New Lebanon government calls for ‘painful economic reforms’

Lebanese Prime Minister Saad Al-HarirI heads a meeting to discuss a draft policy statement at the governmental palace in Beirut. (Reuters)
Updated 07 February 2019

New Lebanon government calls for ‘painful economic reforms’

  • State jobs hiring freeze as Lebanon tightens belt
  • Statement sets the main policy objectives of Prime Minister Saad Al-Hariri's government

BEIRUT:  Lebanon is to freeze hiring for state jobs as it embarks on a program of economic reform described as “difficult and painful.”

The halt to new government employment “in all its forms” will last throughout 2019, followed by four years of replacing only half the number of people who retire, and on condition that strict new deficit reduction targets are met.

A draft government policy statement, parts of which were leaked on Wednesday, sets the main policy objectives of Prime Minister Saad Hariri’s national unity government, which was formed last week after nine months of wrangling over ministerial appointments.

The statement commits to bringing down the debt-to-GDP ratio by boosting the size of the economy and reducing the budget deficit. The government is committed to a “financial correction” equal to at least 1 percent of the GDP a year over five years.

This would be achieved by boosting revenues and cutting spending, starting with transfers to the state-run power company, which the World Bank has described as a “staggering burden” on the public finances.

Information Minister Jamal Al-Jarrah said the government was not considering tax increases. There were no major points of contention over the policy statement and it was expected to be approved by the government on Thursday, he said. “The atmosphere was very positive and there was no dispute about any point.”

Hariri’s adviser Nadim Al-Mulla told Arab News: “The government will implement reforms on the restructuring of the electricity and water sector, and tackle corruption.

“Most of the measures aim to reduce the deficit by reducing expenditure. The reduction will affect all ministries without exception and will include administrative expenses.”

The policy statement also said the government would continue the policy of exchange rate stability, as a priority for “social and economic stability.” The Lebanese pound has been pegged to the US dollar for over two decades.

Lebanon has some of the world’s worst debt and balance-of-payments ratios but has avoided financial disaster, confounding critics who have warned for years of debt defaults and a collapse of the pound; all have failed to materialize.

Nevertheless, pessimists were out in force on Wednesday. The Lebanese economy was “an unsustainable story over the medium term,” said Kevin Daly of Aberdeen Standard Investments.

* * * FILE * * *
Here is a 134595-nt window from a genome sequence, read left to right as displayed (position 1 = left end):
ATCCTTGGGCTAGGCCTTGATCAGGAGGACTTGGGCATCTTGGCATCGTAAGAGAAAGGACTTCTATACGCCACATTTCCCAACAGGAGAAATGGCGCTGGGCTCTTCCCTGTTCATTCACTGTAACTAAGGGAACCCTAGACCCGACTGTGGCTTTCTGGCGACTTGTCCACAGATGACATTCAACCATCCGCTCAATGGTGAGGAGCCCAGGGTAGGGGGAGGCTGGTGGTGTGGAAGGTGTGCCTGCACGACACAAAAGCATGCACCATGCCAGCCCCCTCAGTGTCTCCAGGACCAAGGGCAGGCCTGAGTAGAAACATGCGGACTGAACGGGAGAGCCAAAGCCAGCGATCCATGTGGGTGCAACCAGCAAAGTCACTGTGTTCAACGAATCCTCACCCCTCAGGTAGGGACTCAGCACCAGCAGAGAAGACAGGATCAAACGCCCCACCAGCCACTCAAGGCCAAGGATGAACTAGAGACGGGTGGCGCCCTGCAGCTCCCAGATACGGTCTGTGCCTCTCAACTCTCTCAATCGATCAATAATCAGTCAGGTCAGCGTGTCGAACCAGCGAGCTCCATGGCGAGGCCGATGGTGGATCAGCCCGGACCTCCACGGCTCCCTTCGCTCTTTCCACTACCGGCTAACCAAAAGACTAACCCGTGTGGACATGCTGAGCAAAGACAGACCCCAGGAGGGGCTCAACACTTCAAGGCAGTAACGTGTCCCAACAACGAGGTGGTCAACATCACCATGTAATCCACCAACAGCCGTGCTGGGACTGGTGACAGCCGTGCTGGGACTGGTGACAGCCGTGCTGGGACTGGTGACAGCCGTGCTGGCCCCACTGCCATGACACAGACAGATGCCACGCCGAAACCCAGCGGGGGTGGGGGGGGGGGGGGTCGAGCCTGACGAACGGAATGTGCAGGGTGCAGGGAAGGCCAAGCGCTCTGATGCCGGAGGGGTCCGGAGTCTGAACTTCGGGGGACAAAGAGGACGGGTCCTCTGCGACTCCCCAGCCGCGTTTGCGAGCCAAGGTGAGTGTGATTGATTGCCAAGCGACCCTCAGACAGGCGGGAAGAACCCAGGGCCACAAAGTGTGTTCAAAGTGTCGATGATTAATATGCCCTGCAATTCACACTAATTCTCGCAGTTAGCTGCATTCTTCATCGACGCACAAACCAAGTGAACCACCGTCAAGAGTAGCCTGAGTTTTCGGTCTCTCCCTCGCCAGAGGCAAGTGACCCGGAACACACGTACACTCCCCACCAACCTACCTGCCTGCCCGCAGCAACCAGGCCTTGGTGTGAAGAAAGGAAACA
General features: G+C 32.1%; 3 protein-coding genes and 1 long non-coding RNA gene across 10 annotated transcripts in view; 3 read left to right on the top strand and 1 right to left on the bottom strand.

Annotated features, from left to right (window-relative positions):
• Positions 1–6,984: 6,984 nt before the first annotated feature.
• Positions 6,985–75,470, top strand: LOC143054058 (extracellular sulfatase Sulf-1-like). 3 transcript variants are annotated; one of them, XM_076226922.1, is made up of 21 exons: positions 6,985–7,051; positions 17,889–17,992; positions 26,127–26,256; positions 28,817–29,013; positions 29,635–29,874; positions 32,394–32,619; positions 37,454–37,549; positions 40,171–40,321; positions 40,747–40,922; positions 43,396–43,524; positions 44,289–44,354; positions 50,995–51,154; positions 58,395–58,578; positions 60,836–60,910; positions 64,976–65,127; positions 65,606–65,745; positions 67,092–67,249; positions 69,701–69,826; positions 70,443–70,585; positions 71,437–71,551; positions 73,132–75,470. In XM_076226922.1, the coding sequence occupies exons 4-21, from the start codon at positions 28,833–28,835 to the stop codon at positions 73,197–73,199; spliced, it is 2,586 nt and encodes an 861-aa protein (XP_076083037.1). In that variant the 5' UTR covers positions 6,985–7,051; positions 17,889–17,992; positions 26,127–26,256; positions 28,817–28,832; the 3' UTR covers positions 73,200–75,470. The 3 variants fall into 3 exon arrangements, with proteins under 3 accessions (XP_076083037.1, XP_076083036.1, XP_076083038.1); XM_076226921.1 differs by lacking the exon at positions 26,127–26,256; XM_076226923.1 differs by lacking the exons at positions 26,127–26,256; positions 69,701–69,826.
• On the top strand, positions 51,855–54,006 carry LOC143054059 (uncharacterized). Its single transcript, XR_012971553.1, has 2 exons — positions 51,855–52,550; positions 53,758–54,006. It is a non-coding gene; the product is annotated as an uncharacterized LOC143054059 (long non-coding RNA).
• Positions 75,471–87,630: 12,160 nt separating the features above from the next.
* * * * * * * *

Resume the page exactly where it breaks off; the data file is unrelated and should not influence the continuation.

“Having a government in place, that’s important, but they need to address key vulnerabilities and the big one is in the electricity sector — that plus no growth.”


Saudi Arabia opens new logistics zone in Jeddah

Updated 13 October 2019

Saudi Arabia opens new logistics zone in Jeddah

  • The Al-Khomra zone extends over 2.3m square meters in Jeddah
  • It will support activities around shipping, freight distribution and transport of goods

RIYADH: Saudi Arabia launched on Sunday a new logistics zone open to private investors in the Red Sea port city of Jeddah, as part of a wider industrial initiative to diversify the economy away from oil and create jobs for Saudis.
The Al-Khomra zone — which will support activities around shipping, freight distribution and transport of goods — extends over 2.3 million square meters in Jeddah, home to one of the Kingdom’s largest ports.
As the biggest logistics zone in the country, it hopes to turn Saudi Arabia into a global logistics hub and create 10,000 direct jobs, said Minister of Transport Nabeel Al-Amudi.
It is part of the broader National Industrial Development and Logistics Program (NIDLP), which aims to create 1.6 million jobs and attract investments worth SR 1.6 trillion ($427 billion) over the next decade. Of that, SR 135 billion is earmarked for investment in the logistics sector.
Under its ambitious reform strategy, the Kingdom plans to have the private sector operate much of its transport infrastructure, including airports and sea ports, with the government keeping a role as regulator.
Details of what the government plans to offer investors in Al-Khomra were not disclosed, but the Saudi Ports Authority  (Mawani) said the zone would offer opportunities to investors on a lease basis.
“Investment in the logistics zone in Al-Khomra and other ports will total SR 7 billion,” said Saad Al-Khalb, president of the Saudi Ports Authority.
Al-Khomra joins other logistics zones in the `kingdom — the King Abdullah Economic City north of Jeddah has its own port and offers logistics investments and NEOM, a mega project announced in 2017, has plans for a logistics zone.
Over a decade ago, the Saudi government spent $30 billion to build six economic cities across the Kingdom to diversify the economy, create jobs for young Saudis and attract foreign investment, though many of the projects have failed to achieve expected results.
After decades of spending on development projects, the government has made attracting greater foreign investment a cornerstone of its Vision 2030 plan.